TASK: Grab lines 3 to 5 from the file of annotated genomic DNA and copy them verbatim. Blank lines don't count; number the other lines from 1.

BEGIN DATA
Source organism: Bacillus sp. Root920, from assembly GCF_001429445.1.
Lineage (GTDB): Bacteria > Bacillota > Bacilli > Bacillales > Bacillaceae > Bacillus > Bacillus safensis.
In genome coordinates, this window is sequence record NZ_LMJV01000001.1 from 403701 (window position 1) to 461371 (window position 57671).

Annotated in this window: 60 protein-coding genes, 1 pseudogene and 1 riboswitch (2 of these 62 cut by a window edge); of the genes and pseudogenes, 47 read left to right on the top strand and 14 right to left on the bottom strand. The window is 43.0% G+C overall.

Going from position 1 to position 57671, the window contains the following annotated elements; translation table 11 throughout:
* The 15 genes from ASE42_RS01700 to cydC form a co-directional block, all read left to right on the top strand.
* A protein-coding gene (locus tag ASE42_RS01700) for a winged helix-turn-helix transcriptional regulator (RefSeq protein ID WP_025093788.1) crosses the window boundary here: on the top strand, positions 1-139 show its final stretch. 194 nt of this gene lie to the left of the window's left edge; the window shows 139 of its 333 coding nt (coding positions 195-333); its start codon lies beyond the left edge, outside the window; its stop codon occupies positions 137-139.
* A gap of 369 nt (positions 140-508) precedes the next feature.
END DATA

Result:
In genome coordinates, this window is sequence record NZ_LMJV01000001.1 from 403701 (window position 1) to 461371 (window position 57671).

Annotated in this window: 60 protein-coding genes, 1 pseudogene and 1 riboswitch (2 of these 62 cut by a window edge); of the genes and pseudogenes, 47 read left to right on the top strand and 14 right to left on the bottom strand. The window is 43.0% G+C overall.

Going from position 1 to position 57671, the window contains the following annotated elements; translation table 11 throughout: